“Even safer than in a car,” Richards said.
More dangers outside the bus
Federal statistics indicate a student is 70 times more likely to arrive safe on a school bus than in a passenger vehicle, Williams said.
He added that the average of four to six deaths per year in school bus crashes makes up less than 1 percent of all traffic fatalities.
McLaughlin said at least double that number of children are killed each year when they're struck by another vehicle before boarding the bus or after they’re dropped off.
“It’s a lot more dangerous being outside the bus than on it,” he said.
Equipping new school buses with lap-shoulder belts would cost $7,000 to $10,000 per vehicle, McLaughlin said. Retrofitting older buses would cost even more.
Critics have voiced concerns about the ability to evacuate a bus quickly in case of fire or submersion in water if dozens of children were strapped into their seats.
Also, who would make sure every child was buckled? Drivers already have a complicated job, maneuvering through traffic and monitoring student behavior, McLaughlin said.
In the event of a crash, if one student wasn’t buckled and hit their head, “Is that the bus driver’s fault?” he wondered.
Given all of those factors, bus service providers in the Fargo area said they’re not considering seat belts for any new school buses they purchase at this time.
“To me, they’re safest the way they are,” Richards said of school buses.
Even so, a tipping point could someday come for seat belts on school buses.
Williams said his department, and the state, mirror the emphasis from the federal level to equip new school buses with lap-shoulder belts. Still, he thinks the decision needs to be made locally.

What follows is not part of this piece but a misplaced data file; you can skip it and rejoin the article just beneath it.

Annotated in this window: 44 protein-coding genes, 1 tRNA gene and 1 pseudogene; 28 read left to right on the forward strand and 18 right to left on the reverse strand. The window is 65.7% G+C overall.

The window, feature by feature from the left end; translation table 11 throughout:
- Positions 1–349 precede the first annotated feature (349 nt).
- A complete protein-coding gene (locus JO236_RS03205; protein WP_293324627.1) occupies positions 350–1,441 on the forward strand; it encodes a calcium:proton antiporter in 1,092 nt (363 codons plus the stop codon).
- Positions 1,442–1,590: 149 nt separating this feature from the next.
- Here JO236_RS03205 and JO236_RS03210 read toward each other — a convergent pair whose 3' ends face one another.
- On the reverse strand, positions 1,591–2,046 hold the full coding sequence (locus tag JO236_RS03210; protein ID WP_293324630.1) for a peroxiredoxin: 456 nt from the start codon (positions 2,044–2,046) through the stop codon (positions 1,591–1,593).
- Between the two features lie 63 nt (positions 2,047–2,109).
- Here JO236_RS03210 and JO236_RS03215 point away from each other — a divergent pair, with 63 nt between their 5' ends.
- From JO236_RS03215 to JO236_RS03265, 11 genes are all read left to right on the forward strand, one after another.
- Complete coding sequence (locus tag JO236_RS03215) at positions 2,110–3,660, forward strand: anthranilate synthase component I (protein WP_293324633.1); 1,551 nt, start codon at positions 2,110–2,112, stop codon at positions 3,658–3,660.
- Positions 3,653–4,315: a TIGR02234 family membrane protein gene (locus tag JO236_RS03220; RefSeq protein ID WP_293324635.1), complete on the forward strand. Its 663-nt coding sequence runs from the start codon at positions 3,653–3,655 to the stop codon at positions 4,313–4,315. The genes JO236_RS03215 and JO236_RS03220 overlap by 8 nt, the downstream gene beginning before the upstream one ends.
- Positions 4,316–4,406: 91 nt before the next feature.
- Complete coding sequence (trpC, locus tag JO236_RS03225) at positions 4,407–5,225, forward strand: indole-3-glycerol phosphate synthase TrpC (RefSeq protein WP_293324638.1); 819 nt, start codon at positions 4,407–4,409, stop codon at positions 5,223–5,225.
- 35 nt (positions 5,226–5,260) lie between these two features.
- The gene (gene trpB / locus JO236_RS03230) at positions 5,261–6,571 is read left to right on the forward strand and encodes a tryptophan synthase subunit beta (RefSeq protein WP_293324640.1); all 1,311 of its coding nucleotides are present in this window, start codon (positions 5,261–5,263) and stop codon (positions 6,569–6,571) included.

“As safe as a school bus is, we could make them a little bit safer with lap-shoulder belts if that school district chooses to purchase them,” he said.
Timeline: School buses and seat belts
1995 — North Dakota lawmakers defeat a bill requiring seat belts on school buses, despite support from state health and transportation departments.
1999 — North Dakota lawmakers again defeat a bill requiring seat belts on school buses, citing extra cost and the possibility that lap belts might cause more injuries to smaller children.
1999 — Following a three-year study, the National Transportation Safety Board decides against recommending seat belts in school buses, citing increased injuries to children.
2007 — Following a rollover bus crash in Houston, Texas, in 2006 that killed two soccer players and seriously injured several others, parents lobbied the local school board to buy buses equipped with lap-shoulder belts. This led to passage of a bill requiring such restraints on all Texas school buses.
2011 — A federal rule takes effect requiring lap-shoulder belts for smaller school buses of 10,000 pounds or less.
2018 — The NTSB recommends for the first time that all new school buses be equipped with lap-shoulder belts. While the board makes safety recommendations, it lacks the power to implement them.